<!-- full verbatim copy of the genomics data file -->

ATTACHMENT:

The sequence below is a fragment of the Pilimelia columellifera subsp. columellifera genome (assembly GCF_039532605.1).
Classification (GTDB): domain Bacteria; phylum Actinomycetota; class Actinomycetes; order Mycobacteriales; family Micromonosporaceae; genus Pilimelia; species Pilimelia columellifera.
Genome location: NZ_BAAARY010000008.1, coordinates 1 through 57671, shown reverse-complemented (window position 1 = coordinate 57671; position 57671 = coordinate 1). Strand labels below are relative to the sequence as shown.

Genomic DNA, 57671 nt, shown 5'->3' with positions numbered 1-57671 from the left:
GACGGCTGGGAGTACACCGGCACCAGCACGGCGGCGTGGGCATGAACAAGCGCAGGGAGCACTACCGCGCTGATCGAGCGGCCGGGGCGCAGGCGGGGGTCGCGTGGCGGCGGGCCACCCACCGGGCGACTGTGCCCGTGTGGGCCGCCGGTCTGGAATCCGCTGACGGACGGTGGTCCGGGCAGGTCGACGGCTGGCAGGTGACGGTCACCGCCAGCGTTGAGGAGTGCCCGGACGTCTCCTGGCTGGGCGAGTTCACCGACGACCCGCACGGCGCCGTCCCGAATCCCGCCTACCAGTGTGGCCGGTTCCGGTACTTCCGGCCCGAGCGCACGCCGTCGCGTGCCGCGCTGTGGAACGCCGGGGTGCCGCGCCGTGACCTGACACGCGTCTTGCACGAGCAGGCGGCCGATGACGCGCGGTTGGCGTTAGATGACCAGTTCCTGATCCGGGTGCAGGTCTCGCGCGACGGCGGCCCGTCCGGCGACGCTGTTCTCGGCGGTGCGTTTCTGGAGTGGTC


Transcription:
The sequence below is a fragment of the Pilimelia columellifera subsp. columellifera genome (assembly GCF_039532605.1).
Classification (GTDB): domain Bacteria; phylum Actinomycetota; class Actinomycetes; order Mycobacteriales; family Micromonosporaceae; genus Pilimelia; species Pilimelia columellifera.
Genome location: NZ_BAAARY010000008.1, coordinates 1 through 57671, shown reverse-complemented (window position 1 = coordinate 57671; position 57671 = coordinate 1). Strand labels below are relative to the sequence as shown.

Genomic DNA, 57671 nt, shown 5'->3' with positions numbered 1-57671 from the left:
GACGGCTGGGAGTACACCGGCACCAGCACGGCGGCGTGGGCATGAACAAGCGCAGGGAGCACTACCGCGCTGATCGAGCGGCCGGGGCGCAGGCGGGGGTCGCGTGGCGGCGGGCCACCCACCGGGCGACTGTGCCCGTGTGGGCCGCCGGTCTGGAATCCGCTGACGGACGGTGGTCCGGGCAGGTCGACGGCTGGCAGGTGACGGTCACCGCCAGCGTTGAGGAGTGCCCGGACGTCTCCTGGCTGGGCGAGTTCACCGACGACCCGCACGGCGCCGTCCCGAATCCCGCCTACCAGTGTGGCCGGTTCCGGTACTTCCGGCCCGAGCGCACGCCGTCGCGTGCCGCGCTGTGGAACGCCGGGGTGCCGCGCCGTGACCTGACACGCGTCTTGCACGAGCAGGCGGCCGATGACGCGCGGTTGGCGTTAGATGACCAGTTCCTGATCCGGGTGCAGGTCTCGCGCGACGGCGGCCCGTCCGGCGACGCTGTTCTCGGCGGTGCGTTTCTGGAGTGGTC